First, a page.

Doctors and nurses protest attacks on malpractice reform
September 21, 2004
More than 100 doctors, hospital and medical personnel and their families gathered outside the Nevada Supreme Court on Tuesday to draw attention to their fight to keep Question 3 on the November ballot.
“Seventy-seven thousand voters in this state signed the petition,” said Carson City Dr. Michael Fischer, head of the state medical association. “The trial lawyers are trying every stalling tactic to keep this off the ballot.”
Sandra Koch, president of the Carson-Douglas Medical Society, said the purpose of Question 3 is to “help us keep practicing medicine in Nevada.”
Koch said medical malpractice insurance in her specialty – obstetrics and gynecology – now costs as much as $150,000 a year. She said insurance costs are forcing many physicians to leave Nevada for other states where there are better caps on pain and suffering awards in lawsuits. She said without reform in Nevada, it is becoming harder and harder to stay in business and provide quality care to patients.
“In the current environment of torts, (lawsuits) efforts to improve the system are pushed under ground,” she said. “We need reform so we can get back to providing medical care.”
She said other states which have adequate caps on lawsuits have more doctors per capita than Nevada. She said in any event, the people should be allowed to vote on whether they agree with Question 3, and that it shouldn’t be decided by the trial lawyers and Supreme Court.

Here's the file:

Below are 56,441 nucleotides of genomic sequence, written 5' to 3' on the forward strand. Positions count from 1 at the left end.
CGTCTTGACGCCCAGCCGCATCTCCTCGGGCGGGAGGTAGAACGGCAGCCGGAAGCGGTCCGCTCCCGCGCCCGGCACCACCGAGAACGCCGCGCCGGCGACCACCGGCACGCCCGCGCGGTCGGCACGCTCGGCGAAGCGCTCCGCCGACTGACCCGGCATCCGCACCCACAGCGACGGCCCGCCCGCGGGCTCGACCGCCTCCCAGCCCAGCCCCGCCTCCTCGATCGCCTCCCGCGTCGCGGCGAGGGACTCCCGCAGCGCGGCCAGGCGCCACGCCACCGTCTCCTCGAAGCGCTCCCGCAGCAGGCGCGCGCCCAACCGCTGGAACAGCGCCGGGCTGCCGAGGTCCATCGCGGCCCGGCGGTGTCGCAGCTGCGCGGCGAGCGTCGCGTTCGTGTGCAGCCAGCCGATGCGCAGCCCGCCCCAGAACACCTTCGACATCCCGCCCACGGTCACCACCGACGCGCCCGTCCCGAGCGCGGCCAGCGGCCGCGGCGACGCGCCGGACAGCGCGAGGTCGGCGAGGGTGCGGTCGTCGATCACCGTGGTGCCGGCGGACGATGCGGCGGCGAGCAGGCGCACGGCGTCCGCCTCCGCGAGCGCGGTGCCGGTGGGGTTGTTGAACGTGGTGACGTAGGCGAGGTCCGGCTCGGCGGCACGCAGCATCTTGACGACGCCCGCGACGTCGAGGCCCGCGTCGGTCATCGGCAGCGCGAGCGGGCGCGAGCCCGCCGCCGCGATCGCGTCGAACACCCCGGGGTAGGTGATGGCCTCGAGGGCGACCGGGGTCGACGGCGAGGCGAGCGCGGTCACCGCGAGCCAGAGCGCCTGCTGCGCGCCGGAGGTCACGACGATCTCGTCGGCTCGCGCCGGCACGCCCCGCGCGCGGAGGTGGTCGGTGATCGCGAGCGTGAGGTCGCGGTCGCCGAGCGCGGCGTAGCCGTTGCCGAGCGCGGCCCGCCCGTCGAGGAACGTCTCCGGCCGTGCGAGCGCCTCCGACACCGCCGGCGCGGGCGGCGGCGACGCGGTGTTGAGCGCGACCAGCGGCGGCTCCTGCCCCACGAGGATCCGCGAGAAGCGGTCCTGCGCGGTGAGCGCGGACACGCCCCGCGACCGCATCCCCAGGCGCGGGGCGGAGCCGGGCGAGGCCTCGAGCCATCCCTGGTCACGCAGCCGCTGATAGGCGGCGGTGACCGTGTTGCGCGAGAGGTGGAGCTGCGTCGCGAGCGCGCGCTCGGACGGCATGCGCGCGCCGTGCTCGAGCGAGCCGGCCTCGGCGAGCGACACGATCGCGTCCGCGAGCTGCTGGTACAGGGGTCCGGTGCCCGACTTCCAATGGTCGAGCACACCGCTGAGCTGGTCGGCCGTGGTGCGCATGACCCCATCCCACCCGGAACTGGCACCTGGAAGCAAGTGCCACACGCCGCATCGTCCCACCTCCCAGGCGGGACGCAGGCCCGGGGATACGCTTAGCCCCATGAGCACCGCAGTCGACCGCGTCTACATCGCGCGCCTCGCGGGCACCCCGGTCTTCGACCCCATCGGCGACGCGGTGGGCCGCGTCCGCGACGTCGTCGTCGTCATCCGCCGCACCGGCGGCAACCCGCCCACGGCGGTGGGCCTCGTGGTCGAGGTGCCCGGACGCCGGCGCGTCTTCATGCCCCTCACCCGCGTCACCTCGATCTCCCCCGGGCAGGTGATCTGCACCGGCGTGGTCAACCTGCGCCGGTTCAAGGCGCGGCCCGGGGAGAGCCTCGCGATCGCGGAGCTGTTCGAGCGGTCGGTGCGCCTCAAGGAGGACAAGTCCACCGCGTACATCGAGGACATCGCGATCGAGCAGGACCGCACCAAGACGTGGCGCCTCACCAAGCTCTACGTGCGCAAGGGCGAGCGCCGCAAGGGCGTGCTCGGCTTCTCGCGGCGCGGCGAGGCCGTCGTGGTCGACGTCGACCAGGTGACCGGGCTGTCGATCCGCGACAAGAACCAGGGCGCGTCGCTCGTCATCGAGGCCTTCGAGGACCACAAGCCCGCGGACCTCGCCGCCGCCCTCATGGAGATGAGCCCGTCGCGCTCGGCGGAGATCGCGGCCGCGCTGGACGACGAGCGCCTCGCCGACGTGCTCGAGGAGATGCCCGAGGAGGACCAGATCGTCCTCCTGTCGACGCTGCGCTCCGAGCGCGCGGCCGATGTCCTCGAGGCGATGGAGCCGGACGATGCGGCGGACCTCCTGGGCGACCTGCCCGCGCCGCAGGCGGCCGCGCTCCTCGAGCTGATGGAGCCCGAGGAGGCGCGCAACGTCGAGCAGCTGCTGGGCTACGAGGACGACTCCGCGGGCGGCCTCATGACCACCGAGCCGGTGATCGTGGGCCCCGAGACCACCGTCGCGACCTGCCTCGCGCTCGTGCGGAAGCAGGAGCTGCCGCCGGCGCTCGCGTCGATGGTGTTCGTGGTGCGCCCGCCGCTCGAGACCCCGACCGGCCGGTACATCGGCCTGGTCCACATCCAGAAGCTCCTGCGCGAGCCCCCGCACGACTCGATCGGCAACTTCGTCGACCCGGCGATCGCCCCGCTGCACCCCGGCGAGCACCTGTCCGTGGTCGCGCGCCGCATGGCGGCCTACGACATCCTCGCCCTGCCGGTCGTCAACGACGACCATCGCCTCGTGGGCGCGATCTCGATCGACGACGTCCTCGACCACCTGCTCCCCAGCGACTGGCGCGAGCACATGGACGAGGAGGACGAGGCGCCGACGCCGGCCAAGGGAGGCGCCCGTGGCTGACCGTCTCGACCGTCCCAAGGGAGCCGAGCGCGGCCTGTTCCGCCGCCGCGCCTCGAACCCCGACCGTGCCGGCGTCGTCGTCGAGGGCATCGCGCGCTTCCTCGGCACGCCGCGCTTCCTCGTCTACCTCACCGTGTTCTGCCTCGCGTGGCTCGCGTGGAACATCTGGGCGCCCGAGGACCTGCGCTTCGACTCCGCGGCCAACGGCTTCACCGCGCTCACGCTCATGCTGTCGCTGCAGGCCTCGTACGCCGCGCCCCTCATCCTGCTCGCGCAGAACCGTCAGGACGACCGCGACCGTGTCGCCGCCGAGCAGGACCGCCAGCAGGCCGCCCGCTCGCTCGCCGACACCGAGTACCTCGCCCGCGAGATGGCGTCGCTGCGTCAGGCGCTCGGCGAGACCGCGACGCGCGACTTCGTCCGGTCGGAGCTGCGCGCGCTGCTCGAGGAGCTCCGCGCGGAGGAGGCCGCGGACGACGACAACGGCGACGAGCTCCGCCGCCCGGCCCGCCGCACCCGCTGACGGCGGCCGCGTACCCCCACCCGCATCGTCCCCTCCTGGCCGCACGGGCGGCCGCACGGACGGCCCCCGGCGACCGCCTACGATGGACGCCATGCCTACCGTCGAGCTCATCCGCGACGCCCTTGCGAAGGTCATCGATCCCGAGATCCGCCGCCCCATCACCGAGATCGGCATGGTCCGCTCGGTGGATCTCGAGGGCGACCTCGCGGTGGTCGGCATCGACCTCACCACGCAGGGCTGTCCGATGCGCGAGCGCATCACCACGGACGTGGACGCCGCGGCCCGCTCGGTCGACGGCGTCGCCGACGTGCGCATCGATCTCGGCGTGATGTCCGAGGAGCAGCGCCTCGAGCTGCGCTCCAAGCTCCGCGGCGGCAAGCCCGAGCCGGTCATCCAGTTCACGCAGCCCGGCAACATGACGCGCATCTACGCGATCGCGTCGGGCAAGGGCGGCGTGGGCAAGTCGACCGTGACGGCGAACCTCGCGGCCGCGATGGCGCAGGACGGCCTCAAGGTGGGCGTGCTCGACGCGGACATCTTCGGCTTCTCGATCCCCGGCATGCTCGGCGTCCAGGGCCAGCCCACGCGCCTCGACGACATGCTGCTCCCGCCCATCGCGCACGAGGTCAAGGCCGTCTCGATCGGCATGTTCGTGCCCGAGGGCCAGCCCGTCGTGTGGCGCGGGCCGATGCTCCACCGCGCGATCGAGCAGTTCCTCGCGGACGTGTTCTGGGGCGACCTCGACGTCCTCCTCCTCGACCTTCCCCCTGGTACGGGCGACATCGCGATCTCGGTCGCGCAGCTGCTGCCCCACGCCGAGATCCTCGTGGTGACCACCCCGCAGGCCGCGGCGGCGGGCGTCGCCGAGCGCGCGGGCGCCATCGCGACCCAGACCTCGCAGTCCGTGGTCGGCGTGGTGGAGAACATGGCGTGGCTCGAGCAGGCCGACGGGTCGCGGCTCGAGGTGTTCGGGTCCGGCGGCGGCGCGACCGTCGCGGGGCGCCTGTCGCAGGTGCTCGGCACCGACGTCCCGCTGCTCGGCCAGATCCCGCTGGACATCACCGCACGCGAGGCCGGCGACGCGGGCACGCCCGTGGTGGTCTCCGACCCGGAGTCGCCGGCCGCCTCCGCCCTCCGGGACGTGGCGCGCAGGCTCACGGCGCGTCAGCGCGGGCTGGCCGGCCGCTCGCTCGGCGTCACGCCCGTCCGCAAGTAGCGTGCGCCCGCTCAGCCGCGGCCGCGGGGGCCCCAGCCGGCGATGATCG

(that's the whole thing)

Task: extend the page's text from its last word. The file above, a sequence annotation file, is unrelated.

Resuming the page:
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Koch and Fischer made the statements surrounded by other physicians carrying signs, including one which urged “Recall the six justices who sold out to their trial lawyers” – a reference to the majority vote directing Secretary of State Dean Heller to re-write the ballot language for Question 3 this past weekend to match demands by the lawyers group.
Another sign said, “Shakespeare was right: First thing we do, let’s kill all the lawyers,” a quote from the play “King Lear.”
Koch said Nevadans should get to vote on the issue but that the final answer may be federal legislation limiting malpractice damages, which the Bush administration supports but has yet to get through Congress.
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